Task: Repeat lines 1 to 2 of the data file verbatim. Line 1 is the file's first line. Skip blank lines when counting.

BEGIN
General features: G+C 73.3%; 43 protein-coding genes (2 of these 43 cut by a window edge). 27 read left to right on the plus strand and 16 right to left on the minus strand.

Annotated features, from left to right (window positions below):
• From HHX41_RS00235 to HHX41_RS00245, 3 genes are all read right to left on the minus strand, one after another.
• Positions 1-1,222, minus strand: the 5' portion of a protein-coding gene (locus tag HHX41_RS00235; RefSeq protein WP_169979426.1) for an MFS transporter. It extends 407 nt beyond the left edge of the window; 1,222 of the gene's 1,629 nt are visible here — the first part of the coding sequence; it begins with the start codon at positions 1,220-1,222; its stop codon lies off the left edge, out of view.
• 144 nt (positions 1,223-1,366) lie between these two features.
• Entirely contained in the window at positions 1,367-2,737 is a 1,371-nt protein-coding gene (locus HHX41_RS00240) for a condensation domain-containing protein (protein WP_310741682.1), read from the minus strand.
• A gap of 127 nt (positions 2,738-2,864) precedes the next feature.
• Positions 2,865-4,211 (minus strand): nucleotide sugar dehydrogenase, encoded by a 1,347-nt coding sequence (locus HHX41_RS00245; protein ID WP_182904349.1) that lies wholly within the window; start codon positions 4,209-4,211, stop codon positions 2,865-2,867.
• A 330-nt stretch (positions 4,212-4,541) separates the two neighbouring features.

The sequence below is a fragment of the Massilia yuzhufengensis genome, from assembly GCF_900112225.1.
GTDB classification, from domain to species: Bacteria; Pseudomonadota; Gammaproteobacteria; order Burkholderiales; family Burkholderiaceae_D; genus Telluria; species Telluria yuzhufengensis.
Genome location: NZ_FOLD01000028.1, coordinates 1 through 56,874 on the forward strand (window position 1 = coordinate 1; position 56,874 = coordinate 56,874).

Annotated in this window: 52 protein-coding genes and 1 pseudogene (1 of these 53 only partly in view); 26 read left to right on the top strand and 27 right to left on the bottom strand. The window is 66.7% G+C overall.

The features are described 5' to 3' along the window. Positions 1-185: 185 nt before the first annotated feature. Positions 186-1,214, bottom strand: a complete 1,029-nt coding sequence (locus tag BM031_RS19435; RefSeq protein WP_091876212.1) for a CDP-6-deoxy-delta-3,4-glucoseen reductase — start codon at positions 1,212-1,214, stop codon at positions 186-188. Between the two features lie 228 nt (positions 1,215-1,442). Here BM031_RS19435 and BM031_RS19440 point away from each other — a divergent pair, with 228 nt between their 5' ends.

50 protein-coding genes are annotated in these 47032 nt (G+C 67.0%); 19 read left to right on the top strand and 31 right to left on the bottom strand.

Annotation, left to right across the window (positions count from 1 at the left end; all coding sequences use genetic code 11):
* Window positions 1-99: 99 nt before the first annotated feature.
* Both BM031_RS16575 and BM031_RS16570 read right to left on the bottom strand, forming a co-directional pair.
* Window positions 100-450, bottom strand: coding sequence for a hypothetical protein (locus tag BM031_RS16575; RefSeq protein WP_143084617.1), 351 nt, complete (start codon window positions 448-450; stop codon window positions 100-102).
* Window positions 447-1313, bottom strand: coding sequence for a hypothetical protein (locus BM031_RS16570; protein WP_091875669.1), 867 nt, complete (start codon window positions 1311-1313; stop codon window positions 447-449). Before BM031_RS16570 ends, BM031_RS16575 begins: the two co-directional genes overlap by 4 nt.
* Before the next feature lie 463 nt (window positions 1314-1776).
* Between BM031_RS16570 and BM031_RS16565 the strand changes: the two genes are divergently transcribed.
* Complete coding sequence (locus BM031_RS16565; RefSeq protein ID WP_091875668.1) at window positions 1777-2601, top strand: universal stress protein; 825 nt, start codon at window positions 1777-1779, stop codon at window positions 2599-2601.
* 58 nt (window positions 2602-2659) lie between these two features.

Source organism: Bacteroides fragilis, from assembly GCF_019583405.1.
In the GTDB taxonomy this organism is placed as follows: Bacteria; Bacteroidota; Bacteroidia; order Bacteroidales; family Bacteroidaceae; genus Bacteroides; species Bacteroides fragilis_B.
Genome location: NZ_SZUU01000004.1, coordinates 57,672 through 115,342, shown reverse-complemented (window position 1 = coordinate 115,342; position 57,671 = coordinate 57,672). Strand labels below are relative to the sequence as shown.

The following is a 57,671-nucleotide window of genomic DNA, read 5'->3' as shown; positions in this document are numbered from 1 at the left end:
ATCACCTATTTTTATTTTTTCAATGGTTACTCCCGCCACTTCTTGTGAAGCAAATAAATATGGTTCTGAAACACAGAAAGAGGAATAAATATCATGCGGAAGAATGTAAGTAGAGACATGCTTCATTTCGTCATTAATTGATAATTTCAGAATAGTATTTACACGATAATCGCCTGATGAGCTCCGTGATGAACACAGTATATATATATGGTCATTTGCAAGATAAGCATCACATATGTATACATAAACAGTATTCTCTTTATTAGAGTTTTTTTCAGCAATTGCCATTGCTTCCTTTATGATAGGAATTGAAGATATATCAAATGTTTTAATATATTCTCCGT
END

General features: G+C 73.3%; 43 protein-coding genes (2 of these 43 cut by a window edge). 27 read left to right on the plus strand and 16 right to left on the minus strand.

Annotated features, from left to right (window positions below):